In 2014, Gilbert relocated to Shanghai to represent the company on the ground while taking up a Confucius Institute scholarship to further his Chinese. “It was fantastic,” Gilbert says. “Looking back on it with friends, I feel like it was a golden age for foreigners in Shanghai. There were lots of people doing fun things, a really great expat community, and such a buzzing city.”

In Shanghai, Gilbert went on to work for Anheuser-Busch InBev (ABI), the world’s largest beer company. “They have a separate division called ZX Ventures,” Gilbert says, “which is responsible for all the craft beer acquisitions. In some respects, it’s like a kind of venture capital wing where they invest in things and try to create new products. It’s where innovation and cutting-edge stuff is supposed to happen.”

Gilbert joined the Shanghai office in 2016, not long after it was set up. Things grew quickly. “They went from around six people when I joined to 200 people when I left two years later,” he says. “I started out in trade marketing. I was involved in rebranding things they acquired, including a chain of Belgian beer bars. They started setting up taprooms and buying some local stuff. One of their big acquisitions was Goose Island. I was part of launching that in China.”

But compared to the gradual evolution of craft beer culture in New Zealand and the U.S., to Gilbert, what was happening in Shanghai seemed a little forced.

“It just felt a bit unnatural,” he says. “It was easy to say, ‘Hey, we’re giving you all this Budweiser. Why don’t you take a little craft beer on the side?’ It’s very easy to grandfather it in. But it wasn’t giving people a chance to really appreciate the product for what it is. It was more like this new trend that you’ve got to try. There wasn’t much depth to it.”

In Shanghai, the ever-productive Gilbert also cooked on the side. Before joining ABI, he worked for the American business International Flavors & Fragrances. He started a small catering business and began doing various events. One night in 2015, while providing a Chef's Table at a friend’s restaurant, he was invited to a party. There he met Harn Sun, who would become both Gilbert’s wife and business partner.

Sun, a Chinese American who had opened a series of restaurants in Shanghai, shared with Gilbert a love of food and beverages. The two decided to simultaneously start a family and a brewery. Out of their union came the idea for Ugly Half.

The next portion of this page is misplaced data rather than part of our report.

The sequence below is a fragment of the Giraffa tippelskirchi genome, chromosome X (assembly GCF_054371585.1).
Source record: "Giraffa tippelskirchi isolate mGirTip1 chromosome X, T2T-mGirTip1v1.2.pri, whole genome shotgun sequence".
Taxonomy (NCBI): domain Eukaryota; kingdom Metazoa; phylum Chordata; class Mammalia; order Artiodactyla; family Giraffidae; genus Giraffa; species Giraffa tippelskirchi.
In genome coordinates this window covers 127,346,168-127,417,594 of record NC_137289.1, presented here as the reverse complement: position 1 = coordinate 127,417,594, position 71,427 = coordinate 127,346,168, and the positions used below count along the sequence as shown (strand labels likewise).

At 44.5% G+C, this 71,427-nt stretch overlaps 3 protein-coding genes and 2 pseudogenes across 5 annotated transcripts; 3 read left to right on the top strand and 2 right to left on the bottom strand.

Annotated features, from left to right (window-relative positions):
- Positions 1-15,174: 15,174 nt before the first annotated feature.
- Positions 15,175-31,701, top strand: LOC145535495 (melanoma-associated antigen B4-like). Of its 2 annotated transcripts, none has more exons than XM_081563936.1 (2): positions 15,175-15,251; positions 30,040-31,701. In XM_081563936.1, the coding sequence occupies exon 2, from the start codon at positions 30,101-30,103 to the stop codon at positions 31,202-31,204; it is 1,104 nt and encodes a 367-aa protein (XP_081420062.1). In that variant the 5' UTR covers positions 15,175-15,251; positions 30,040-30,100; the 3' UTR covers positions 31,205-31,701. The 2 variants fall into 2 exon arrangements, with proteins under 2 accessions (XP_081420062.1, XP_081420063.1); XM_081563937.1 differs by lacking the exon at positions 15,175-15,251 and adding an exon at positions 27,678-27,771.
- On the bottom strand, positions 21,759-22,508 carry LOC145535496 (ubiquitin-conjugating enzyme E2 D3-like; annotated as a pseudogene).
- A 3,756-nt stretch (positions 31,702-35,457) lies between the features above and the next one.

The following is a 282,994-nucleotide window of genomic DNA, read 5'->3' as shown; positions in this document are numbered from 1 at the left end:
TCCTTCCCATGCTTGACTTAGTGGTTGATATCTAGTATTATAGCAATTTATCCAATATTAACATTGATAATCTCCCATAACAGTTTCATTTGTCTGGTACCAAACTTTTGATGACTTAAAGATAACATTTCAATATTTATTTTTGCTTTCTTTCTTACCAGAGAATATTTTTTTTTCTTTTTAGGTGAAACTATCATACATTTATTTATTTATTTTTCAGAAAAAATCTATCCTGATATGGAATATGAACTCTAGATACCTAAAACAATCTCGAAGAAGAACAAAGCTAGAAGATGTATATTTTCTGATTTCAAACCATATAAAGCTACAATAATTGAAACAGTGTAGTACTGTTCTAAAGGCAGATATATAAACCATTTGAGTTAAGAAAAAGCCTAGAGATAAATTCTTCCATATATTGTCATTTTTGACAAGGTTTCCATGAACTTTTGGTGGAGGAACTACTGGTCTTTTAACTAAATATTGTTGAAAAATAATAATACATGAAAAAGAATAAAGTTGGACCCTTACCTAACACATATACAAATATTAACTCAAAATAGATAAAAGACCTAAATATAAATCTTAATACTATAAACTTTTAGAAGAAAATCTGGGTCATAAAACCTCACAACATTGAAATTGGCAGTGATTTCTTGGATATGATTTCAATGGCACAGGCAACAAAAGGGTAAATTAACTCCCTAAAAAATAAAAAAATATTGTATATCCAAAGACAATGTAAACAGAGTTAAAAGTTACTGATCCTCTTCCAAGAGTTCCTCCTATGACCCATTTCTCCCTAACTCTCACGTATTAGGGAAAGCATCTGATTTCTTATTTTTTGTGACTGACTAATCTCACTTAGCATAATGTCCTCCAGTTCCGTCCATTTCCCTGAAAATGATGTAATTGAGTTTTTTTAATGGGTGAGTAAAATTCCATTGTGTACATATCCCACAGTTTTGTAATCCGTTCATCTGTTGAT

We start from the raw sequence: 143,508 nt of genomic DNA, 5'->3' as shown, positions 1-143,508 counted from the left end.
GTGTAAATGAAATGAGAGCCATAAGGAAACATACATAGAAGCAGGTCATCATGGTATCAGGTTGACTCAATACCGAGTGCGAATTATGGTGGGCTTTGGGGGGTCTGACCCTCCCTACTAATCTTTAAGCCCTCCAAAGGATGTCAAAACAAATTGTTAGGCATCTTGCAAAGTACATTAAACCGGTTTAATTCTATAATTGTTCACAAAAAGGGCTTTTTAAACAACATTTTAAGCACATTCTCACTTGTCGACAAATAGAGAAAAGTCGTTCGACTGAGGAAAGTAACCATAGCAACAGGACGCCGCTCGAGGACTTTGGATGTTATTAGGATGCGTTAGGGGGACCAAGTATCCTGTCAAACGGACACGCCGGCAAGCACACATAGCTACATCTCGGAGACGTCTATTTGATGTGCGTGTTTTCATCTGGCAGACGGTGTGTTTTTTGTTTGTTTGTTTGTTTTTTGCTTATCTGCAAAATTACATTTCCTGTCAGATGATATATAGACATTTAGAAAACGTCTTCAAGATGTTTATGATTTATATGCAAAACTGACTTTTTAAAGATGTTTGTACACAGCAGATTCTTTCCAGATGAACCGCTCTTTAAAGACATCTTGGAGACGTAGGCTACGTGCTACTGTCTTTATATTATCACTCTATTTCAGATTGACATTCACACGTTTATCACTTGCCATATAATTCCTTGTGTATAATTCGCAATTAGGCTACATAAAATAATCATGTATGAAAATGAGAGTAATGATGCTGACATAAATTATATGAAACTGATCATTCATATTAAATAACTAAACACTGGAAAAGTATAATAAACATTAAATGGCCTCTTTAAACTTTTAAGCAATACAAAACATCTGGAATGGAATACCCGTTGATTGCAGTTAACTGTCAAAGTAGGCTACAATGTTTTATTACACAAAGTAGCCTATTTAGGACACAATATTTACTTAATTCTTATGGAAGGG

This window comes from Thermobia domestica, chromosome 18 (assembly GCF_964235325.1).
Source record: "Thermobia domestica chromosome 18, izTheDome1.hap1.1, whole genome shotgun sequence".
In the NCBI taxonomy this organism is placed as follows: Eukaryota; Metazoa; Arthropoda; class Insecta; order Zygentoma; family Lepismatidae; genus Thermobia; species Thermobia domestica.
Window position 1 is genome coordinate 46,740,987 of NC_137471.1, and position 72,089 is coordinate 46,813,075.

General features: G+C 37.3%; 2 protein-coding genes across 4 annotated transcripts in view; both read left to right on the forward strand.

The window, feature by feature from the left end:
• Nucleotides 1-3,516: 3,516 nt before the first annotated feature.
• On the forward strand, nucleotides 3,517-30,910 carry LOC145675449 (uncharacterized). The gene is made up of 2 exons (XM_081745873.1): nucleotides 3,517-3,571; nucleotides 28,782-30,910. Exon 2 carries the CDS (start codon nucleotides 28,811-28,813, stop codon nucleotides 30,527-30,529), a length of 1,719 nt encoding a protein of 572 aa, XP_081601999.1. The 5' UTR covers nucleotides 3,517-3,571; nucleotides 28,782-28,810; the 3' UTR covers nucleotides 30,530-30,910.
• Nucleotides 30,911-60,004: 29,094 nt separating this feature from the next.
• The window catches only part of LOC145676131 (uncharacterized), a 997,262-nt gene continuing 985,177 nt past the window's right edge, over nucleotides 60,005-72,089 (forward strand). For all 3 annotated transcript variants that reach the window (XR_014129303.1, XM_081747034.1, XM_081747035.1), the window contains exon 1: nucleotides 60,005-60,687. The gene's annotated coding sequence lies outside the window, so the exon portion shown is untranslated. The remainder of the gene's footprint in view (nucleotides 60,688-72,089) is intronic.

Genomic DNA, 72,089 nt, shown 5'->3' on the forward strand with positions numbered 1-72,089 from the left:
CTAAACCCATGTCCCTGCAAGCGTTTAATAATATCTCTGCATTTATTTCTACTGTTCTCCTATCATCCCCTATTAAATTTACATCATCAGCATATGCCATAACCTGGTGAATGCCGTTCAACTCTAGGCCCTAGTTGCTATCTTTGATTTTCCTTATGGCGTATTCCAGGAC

Photo Credit: Frankie Chang

I asked Gilbert about the name. “We were having a lot of conversations at the time about what was happening in China,” he says, “a lot of people pushing brands and trends, pushing things at face value. We wanted to make sure that we could also do well at face value and look good, but we wanted to have substance behind it.

“And I think that’s where ‘Ugly Half’ came from. These days, everything is all about this pretty veneer. But where’s the ugly half? We’re dedicated to consistency and putting the hard yards in behind this nice and polished thing that shows up, but hopefully, it delivers on more than one front.”

The Chinese name for the label is You Gui (酉鬼). Local media reports here frequently discuss the name, which appears to resonate with Taiwanese and their vivacious love of puns. Combining the characters You and Gui creates the character for ‘ugly’ (醜). You Gui looks and sounds similar to jiu gui (酒鬼), a somewhat affectionate name for ‘drunkard,’ whose literal translation is ‘alcohol ghost.’

While searching for a location to launch Ugly Half, the couple quickly settled on Taiwan. “We decided on Taiwan pretty early on in the piece for a variety of reasons,” Gilbert says. “One was the competitiveness of the China market and all the big breweries chasing after it and the sense that the consumer wasn’t quite there yet.